- Paperback: 336 pages
- Publisher: Cook's Country (December 27, 2016)
- Language: English
- ISBN-10: 9781940352848
- ISBN-13: 978-1940352848
- ASIN: 1940352843
- Product Dimensions: 7.9 x 0.8 x 9.6 inches
- Shipping Weight: 2 pounds (View shipping rates and policies)
- Average Customer Review: 128 customer reviews
- Amazon Best Sellers Rank: #26,079 in Books (See Top 100 in Books)
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One-Pan Wonders: Fuss-Free Meals for Your Sheet Pan, Dutch Oven, Skillet, Roasting Pan, Casserole, and Slow Cooker Paperback – December 27, 2016
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From the Publisher
Your Path to One-Pan Greatness
Delicious and Convenient Dishes (with quick cleanup).
Mexican Style Spaghetti Squash
Which pan to use?
Each chapter of One-Pan Wonders centers on a different vessel to show the range of possibilities. Chapters and recipes include:
- The Skillet
- The Sheet Pan
- The Dutch Oven
- The Casserole Dish
- The Roasting Pan
- The Slow Cooker
Make Meals in One Pan
To rethink one-pan cooking, we spent months reimagining classics, streamlining techniques, & homing in on high-flavor ingredients. Some of our most significant “aha!” moments came when we pondered how our vessels could cook two ways at once. A wire rack, a steamer basket, a Dutch oven’s lid, & skewers all allowed us to execute more than one cooking technique at a time. We’ve also smartly staggered when to add components so that everything finishes cooking simultaneously, just in time for dinner.
138 Foolproof One-Pan Recipes
Spanakopita, the classic Greek spinach-and-cheese pie, boasts a (traditionally) labor-intensive crisp phyllo shell. We crumple sheets of phyllo instead to create a crisp, craggy topping for an easy and beautiful final dish.
Pork Tenderloin with Green Beans and Potatoes
Hoisin-glazed pork tenderloin gently roasts atop green beans surrounded by halved fingerling potatoes. A quick garlic-chive butter melts into all three just before serving.
Chicken Stew with Cheddar Biscuits
We slow-cooked our rich chicken stew under an overturned lid and used the lid’s concave surface to bake up a batch of simple cheddar-cheese biscuits at the same time.
Hands-Off Spaghetti and Meatballs
Spaghetti, sauce, and hand-rolled meatballs all cook in the casserole dish, eliminating the need for the usual pot of boiling water or browning of the meatballs.
About the Author
America’s Test Kitchen is well-known for its top-rated television shows with more than 4 million weekly public television viewers, bestselling cookbooks, magazines, websites, and cooking school. The highly reputable and recognizable brands of America’s Test Kitchen, Cook’s Illustrated, and Cook’s Country are the work of over 60 passionate chefs based in Boston, Massachusetts, who put ingredients, cookware, equipment, and recipes through objective, rigorous testing to identify the very best. Discover, learn, and expand your cooking repertoire with Julia Collin Davison, Bridget Lancaster, Jack Bishop, Dan Souza, Lisa McManus, Tucker Shaw, Bryan Roof, and our fabulous team of test cooks!
Top customer reviews
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Four downsides for me, though. The first is that the recipes don't always make a lot of sense from a one-pan perspective. The shrimp and grits recipe, for example, doesn't need to either take so long (an hour and a half???) or use the oven. I reduce the cooking time to 15-20 minutes by using a saucepan to make the grits while I pan-steam some veggies, then sear the shrimp in the (same) skillet. So by adding one pot, I reduce cooking time by more than 75% and don't heat the house by turning on the oven for an hour.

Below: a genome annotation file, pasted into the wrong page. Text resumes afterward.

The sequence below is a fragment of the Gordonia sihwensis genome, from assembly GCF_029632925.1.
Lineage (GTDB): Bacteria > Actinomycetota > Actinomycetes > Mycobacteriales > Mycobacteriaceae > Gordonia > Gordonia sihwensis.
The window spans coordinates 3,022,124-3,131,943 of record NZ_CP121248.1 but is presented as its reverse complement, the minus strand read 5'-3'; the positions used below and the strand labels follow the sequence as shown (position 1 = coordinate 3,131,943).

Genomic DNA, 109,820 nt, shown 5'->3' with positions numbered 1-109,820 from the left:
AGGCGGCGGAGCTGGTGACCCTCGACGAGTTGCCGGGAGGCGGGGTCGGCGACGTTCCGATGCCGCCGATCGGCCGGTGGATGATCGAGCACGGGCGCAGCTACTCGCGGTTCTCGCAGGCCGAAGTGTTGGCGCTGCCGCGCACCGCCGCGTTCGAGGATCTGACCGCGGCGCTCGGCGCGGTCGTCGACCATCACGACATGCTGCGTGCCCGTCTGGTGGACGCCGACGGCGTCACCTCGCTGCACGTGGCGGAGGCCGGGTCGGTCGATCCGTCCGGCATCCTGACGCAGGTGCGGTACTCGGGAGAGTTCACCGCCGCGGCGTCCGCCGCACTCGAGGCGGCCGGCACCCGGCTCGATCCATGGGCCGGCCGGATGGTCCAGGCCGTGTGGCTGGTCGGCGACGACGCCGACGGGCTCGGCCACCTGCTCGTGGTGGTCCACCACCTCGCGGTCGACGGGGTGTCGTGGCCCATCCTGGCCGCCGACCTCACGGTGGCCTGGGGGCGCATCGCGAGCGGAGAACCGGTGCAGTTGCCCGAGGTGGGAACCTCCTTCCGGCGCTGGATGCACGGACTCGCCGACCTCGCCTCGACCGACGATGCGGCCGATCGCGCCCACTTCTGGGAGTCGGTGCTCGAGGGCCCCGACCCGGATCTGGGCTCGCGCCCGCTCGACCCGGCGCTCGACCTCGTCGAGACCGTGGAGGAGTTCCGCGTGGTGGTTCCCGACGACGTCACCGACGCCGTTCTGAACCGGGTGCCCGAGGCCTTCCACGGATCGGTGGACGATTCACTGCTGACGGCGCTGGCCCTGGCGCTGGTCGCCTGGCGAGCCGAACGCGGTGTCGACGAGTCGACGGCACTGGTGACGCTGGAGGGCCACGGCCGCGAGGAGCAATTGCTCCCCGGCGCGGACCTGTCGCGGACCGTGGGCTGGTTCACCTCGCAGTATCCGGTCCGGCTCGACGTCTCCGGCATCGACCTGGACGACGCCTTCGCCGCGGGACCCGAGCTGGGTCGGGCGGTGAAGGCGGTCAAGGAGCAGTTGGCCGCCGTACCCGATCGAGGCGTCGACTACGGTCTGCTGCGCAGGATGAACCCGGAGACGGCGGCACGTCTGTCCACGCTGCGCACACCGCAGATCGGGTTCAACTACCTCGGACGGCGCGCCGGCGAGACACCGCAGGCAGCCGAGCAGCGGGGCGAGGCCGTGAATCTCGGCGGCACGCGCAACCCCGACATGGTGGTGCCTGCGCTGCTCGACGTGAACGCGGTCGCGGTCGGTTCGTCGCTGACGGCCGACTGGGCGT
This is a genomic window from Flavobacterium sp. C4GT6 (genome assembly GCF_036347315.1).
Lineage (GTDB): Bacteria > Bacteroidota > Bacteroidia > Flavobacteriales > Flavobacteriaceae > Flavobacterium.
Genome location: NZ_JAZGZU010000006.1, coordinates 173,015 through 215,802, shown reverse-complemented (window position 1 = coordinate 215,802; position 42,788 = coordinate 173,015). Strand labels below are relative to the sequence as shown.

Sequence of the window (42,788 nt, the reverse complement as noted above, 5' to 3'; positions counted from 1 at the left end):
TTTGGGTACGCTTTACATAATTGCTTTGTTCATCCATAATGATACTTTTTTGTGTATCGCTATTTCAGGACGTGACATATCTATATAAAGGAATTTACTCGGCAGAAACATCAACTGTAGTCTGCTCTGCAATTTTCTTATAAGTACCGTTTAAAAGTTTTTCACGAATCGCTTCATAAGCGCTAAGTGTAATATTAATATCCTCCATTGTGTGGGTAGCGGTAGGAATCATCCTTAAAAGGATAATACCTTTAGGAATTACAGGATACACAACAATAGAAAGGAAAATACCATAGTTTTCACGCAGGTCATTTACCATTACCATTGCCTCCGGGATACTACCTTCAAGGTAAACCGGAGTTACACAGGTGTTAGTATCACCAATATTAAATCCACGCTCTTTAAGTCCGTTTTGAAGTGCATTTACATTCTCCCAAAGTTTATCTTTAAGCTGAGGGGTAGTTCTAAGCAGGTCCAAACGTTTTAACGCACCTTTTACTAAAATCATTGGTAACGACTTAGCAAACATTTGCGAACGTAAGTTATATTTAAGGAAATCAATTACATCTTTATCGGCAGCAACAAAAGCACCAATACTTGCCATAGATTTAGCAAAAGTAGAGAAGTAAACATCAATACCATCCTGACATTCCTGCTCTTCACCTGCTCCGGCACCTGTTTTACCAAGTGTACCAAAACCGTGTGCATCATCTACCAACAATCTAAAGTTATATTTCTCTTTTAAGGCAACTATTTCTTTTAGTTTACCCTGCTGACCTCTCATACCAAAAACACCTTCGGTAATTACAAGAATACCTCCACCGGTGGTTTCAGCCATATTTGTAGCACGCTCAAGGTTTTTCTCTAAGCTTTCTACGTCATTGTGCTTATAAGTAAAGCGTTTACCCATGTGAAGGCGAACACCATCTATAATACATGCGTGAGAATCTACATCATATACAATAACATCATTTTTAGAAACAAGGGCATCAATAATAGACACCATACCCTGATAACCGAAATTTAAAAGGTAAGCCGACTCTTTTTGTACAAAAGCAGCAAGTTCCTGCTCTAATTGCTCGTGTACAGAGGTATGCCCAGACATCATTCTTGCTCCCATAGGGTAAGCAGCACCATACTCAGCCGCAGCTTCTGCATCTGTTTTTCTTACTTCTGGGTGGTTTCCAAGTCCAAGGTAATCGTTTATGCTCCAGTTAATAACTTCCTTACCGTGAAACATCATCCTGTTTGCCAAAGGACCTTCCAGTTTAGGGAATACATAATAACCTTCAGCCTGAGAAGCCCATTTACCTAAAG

The second downside is that the portions are all over the map. When cooking for two, we cut the grits by 2/3 for the shrimp and grits, and use 3/4 the shrimp, since the "4 servings" number is way off on both. For the chicken with stuffing, there's no way a 12-inch skillet will hold stuffing for 4 plus the chicken - we barely fit stuffing for 2 plus the chicken. And where am I supposed to roast vegetables along with it?
Third point against it is that so many of the recipes take a long, long time. The chicken, for example, has to be started at least an hour and a half before dinner. Without my changes, the shrimp and grits takes up to 1.5 hours. The "weeknight meals" recipes are marked, but if you want recipes that take less than an hour, you'll be ignoring most of this cookbook.
Finally, these are NOT complete meals in most cases. While some do include protein/vegetable/starch, many of them are just protein/starch. So you'll still need to dirty up another pan to work some vegetables into your meal, or at least toss a salad.
I've found the excellent One Pan, Two Plates: More Than 70 Complete Weeknight Meals for Two to be far superior on all these points. Not only do I never need to adjust recipes for either flavor or portions, they're true "one-pan" dinners every time. I can easily double them for four people, too, and they're faster to prepare. I'll keep using this cookbook, but I won't gift it to less-experienced cooks who may not know how to make their own adjustments, nor will I pull it out when I want something fast, easy, and complete. But that 1.5-hour chicken and stuffing... it's a permanent part of our lives now.
I spent the past week testing out recipes and was disappointed. I wasn't thrilled with any of them - most were bland. Despite being one pan recipes, each one I tried required so many dishes for prep and cooking that I only used one pan but ended up with kitchen full of dishes. Save your money and time - skip this one!